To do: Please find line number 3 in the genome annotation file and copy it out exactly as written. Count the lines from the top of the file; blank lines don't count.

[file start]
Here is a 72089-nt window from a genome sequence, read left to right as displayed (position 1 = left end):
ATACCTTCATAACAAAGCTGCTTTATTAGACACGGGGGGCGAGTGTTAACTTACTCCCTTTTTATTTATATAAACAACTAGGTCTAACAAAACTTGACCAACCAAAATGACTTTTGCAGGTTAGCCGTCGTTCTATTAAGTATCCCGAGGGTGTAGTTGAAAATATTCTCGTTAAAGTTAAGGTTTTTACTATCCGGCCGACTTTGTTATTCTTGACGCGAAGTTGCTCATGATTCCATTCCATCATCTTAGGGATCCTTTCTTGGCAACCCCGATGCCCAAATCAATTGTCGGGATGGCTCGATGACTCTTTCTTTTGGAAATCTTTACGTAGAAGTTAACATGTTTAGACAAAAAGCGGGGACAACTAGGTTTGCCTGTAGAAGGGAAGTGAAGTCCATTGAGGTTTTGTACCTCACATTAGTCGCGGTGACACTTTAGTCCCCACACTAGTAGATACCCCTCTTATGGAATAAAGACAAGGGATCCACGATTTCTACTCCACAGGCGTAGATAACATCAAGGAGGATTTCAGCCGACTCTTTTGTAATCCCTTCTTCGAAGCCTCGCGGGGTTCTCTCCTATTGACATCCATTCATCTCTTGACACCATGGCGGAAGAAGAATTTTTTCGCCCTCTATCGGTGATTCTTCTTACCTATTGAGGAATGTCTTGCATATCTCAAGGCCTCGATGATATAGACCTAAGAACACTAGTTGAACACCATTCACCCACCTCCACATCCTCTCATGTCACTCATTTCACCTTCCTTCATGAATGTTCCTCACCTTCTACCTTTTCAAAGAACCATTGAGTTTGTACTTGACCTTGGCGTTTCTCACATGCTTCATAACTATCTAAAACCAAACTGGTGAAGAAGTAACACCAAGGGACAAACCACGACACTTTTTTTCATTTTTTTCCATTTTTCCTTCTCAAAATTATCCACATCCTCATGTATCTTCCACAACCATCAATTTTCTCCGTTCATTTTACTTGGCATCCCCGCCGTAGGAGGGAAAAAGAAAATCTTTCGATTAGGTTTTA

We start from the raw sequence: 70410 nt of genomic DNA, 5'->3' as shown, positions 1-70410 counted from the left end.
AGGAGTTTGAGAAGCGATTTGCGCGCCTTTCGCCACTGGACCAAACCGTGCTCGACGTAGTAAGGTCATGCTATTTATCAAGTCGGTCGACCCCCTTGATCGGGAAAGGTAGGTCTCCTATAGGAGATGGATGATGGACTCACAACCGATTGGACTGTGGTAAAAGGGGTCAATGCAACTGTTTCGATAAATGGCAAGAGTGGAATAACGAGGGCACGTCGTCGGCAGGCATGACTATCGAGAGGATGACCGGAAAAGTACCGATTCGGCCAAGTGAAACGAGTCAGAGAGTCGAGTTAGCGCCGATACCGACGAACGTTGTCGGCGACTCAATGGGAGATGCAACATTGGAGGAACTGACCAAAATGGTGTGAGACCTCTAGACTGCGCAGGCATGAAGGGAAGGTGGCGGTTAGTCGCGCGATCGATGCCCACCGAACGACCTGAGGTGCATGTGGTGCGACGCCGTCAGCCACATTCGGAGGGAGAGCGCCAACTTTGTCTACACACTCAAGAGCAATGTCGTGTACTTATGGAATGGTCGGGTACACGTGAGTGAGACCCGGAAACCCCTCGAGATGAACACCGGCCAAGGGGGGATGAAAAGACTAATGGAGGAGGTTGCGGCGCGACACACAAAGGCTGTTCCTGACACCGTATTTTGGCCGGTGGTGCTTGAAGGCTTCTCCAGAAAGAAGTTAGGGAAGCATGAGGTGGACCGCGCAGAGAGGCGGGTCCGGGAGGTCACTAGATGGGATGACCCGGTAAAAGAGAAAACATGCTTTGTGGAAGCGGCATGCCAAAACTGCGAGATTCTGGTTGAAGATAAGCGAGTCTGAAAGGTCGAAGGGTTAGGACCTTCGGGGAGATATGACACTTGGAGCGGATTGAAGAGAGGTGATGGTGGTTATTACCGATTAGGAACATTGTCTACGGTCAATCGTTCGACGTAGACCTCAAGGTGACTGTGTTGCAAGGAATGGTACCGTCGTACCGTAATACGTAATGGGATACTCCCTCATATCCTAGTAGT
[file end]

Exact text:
We start from the raw sequence: 70410 nt of genomic DNA, 5'->3' as shown, positions 1-70410 counted from the left end.